A fact that has been peddled by anti-abortion campaigners has been found to be completely false.
The common thought is that if a woman were to have an abortion, it would increase the risk of her having suicidal thoughts.
This line of thought is particularly prevalent in America, where a report from Think Progress states that at least a dozens states across the US inform women about this myth.
These include South Dakota where doctors tell women that suicidal thoughts will increase after their procedure, while in Texas the same myth is promoted through a pamphlet titled 'A Woman's Right to Know.'
Now a five-year study by the American Journal of Psychiatry has conducted an investigation into the claim and found that it doesn't hold up to scientific fact.
The team, which was comprised of researchers with Advancing New Standards in Reproductive Health at the University of California, analysed 956 women from 30 different abortion clinics across the US.
Of those 956 women, 231 were turned away from facilities, 237 had abortions in their first trimester and 452 had an abortion later in their pregnancy.
All of the women involved were contacted exactly one week after their visits to their respected clinics and then once every six months for the following five years.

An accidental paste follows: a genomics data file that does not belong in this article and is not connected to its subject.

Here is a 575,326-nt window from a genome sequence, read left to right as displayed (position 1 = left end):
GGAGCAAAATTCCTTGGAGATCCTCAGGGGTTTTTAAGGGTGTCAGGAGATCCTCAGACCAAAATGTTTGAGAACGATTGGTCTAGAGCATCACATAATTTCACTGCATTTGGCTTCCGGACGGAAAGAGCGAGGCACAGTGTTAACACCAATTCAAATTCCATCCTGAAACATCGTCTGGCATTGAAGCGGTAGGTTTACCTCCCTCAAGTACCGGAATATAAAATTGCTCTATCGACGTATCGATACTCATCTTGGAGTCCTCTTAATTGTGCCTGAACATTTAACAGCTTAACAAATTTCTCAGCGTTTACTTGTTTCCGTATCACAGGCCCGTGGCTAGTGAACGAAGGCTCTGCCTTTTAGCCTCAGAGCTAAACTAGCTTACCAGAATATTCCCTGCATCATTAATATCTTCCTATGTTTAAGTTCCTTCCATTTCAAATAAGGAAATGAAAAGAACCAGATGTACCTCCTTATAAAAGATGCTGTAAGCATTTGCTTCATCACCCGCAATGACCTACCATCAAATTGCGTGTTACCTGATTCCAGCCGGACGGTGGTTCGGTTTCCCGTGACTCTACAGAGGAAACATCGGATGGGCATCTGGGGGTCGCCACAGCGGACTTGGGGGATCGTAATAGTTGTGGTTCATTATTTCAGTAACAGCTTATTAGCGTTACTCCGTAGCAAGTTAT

The women were asked to fill in a questionnaire in each session, which assessed whether they were suffering from any suicidal tendencies.
The results found that just 1.9 per cent of the women who had their abortion late into their pregnancy were dealing with suicidal ideation, and that 1.3 percent of women who were turned away from a clinic admitted to suicidal thoughts.
Over those five years, the study found that suicidal thoughts had declined significantly amongst the subject and by the end of the period there wasn't a significant difference between the two groups (0.25 per cent in women who had abortions. 0.21 per cent in women who were turned away).
In the study the authors wrote:
Levels of suicidal ideation were similarly low between women who had abortions and women who were denied abortions.
Policies requiring that women be warned that they are at increased risk of becoming suicidal if they choose abortion are not evidence-based.
In conclusion, they stated that there isn't enough evidence to show that laws should be in place that means women should be told about the risks of suicide should they choose to go through with the procedure.
In response to the publication of the paper, Dr Antonia Biggs, a social psychologist researcher at the University of California and the lead author on the study told Mother Jones.
There’s a general view based on flawed literature that abortion increases women’s risk of mental health harm including suicidal ideation, and that view has been the basis of some of the mandated counselling laws and informed consent laws and mandated waiting laws.
Some of those educational informational materials are not based on the highest quality evidence and this study improves on much of the existing literature on this topic.
I think that there is a lot of misinformation out there and a lot of myths about abortion and efforts to dissuade women from abortion and restrict their right to an abortion.
I would hope that this paper would help to inform evidence-based policies.
HT IFL Science